Community service is for the birds
Richard Nowak’s crew of young volunteers don’t spend Saturday morning playing video games or watching TV — they pick up garbage for birds.
Last weekend they removed contaminating trash from the pond at Sugar House Park, an urban habitat for ducks and geese, one of several targeted for cleanup this summer as part of the United Way of Salt Lake’s Summer of Service project.
The annual project teaches children the value of giving back to their communities, and makes a measurable difference, said Nowak, assistant director for the Aviation Sanctuary and Protection group. "In 2012 a lot of birds died in that park from botulism. No birds died last year because of that project."
Trash is a threat because it breeds bacteria, which leak into the dirt and water. The birds also occasionally eat small items. "Birds don’t identify if it’s food or not and they swallow it and it punctures their intestine," Nowak said.
Summer of Service draws hundreds of kids each year, ages 5 to 18 in Davis, Tooele, Salt Lake and Summit counties, who put in thousands of volunteer hours. Medals are awarded for the most service — bronze for five hours, silver for 10 hours and gold for 25 hours.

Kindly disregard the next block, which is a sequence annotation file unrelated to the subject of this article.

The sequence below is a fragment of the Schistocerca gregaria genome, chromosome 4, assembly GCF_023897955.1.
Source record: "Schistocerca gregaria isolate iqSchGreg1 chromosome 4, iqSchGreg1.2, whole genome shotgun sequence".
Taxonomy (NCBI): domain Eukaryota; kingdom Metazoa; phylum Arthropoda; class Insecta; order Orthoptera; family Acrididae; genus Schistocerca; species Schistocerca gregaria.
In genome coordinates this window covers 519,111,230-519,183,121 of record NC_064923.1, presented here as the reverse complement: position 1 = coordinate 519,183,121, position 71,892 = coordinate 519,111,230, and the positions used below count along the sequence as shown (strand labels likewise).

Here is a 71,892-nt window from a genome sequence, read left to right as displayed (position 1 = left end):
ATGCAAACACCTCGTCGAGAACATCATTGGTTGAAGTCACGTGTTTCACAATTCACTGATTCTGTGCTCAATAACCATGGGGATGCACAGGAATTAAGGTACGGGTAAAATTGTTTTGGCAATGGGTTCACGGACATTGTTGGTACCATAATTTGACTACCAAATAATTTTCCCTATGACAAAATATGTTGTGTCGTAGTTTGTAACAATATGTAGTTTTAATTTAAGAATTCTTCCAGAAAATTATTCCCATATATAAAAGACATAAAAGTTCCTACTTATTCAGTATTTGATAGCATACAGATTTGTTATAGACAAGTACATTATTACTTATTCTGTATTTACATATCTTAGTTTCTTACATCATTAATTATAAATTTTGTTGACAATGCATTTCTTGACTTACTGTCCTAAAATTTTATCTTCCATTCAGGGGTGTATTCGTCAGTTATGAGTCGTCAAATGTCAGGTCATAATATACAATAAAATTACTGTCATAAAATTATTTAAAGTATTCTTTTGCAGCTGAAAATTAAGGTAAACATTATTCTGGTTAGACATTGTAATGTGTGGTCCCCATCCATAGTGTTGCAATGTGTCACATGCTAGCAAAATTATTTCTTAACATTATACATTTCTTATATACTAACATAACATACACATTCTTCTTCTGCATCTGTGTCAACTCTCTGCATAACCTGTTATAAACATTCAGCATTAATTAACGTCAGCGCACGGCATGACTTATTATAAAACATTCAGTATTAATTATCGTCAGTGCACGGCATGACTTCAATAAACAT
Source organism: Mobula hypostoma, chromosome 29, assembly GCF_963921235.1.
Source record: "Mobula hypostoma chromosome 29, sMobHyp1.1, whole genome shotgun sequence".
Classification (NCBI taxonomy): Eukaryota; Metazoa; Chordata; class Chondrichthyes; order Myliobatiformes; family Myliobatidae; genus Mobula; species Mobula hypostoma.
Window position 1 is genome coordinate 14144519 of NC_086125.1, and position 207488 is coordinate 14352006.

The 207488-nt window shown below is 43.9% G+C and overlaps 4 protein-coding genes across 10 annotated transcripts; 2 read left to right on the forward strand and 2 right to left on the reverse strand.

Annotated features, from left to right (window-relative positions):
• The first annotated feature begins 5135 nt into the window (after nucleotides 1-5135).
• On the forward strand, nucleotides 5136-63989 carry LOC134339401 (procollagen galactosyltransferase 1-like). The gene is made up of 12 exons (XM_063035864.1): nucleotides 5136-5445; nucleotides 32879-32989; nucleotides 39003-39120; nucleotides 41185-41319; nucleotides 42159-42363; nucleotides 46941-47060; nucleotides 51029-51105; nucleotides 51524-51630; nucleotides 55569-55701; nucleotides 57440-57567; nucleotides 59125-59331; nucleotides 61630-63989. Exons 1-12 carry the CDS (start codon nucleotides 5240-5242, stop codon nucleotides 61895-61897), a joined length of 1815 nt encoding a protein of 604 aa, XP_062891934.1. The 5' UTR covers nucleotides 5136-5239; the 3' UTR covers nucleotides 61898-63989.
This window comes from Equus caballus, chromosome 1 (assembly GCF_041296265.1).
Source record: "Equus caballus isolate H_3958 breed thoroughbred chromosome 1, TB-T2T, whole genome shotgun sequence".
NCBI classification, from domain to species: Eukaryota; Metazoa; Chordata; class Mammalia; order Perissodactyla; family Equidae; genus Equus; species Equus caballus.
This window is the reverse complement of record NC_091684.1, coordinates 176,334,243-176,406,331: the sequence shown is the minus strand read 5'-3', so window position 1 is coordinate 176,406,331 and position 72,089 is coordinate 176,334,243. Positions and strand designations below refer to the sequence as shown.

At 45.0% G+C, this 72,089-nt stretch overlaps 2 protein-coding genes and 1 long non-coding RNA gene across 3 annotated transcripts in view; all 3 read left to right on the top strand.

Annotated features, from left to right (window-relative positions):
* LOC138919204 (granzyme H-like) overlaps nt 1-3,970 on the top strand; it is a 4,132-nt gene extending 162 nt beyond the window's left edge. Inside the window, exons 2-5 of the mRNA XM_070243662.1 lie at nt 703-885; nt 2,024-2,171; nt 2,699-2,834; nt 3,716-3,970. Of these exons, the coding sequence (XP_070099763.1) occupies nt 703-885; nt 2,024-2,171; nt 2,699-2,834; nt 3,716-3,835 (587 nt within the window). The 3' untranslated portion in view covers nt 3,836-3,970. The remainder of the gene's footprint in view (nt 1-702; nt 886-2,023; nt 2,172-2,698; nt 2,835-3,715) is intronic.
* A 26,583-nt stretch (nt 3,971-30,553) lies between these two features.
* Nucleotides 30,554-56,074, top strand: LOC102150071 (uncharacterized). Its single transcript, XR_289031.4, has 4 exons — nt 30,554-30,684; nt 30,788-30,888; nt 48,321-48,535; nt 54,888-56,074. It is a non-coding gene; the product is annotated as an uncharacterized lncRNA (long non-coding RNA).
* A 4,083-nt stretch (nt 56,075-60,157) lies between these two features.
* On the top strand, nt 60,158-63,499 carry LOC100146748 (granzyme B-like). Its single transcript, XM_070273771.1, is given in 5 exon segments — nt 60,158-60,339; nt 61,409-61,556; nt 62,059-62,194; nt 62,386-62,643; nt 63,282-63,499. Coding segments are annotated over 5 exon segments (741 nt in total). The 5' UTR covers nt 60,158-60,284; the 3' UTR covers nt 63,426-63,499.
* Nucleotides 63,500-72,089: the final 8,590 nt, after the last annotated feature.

The first 250 kids to complete their hours and turn in a service journal are invited to attend an end-of-summer celebration at Boondocks.
"It’s great for them to get away from all of their fun summer activities and realize they need to give back a little," said Arminda Spencer of North Salt Lake. Her two step-children helped make dental hygiene kits at Granger Elementary School last weekend. After finishing the project faster than anticipated, they also cleaned the school playground.
Approximately 350 kids turned in volunteer journals last summer with an average of 8,650 service hours total.
Meagan Mitchell was 11 last summer when she helped plant and weed a community garden for her project.
"It felt good to know I was helping, and I learned a lot too," Mitchell said in her service journal. "I learned that when we do service for others we can grow ourselves. I learned that service can be hard work, but it is always worth it in the end."
Other opportunities include set-up and take-down for the Twilight Concert Series, cleaning grounds around churches and helping seniors with yardwork.
Kids are also encouraged to develop their own ideas, according to United Way’s website.
To register for Summer of Service, visit: http://bit.ly/Tjb23H.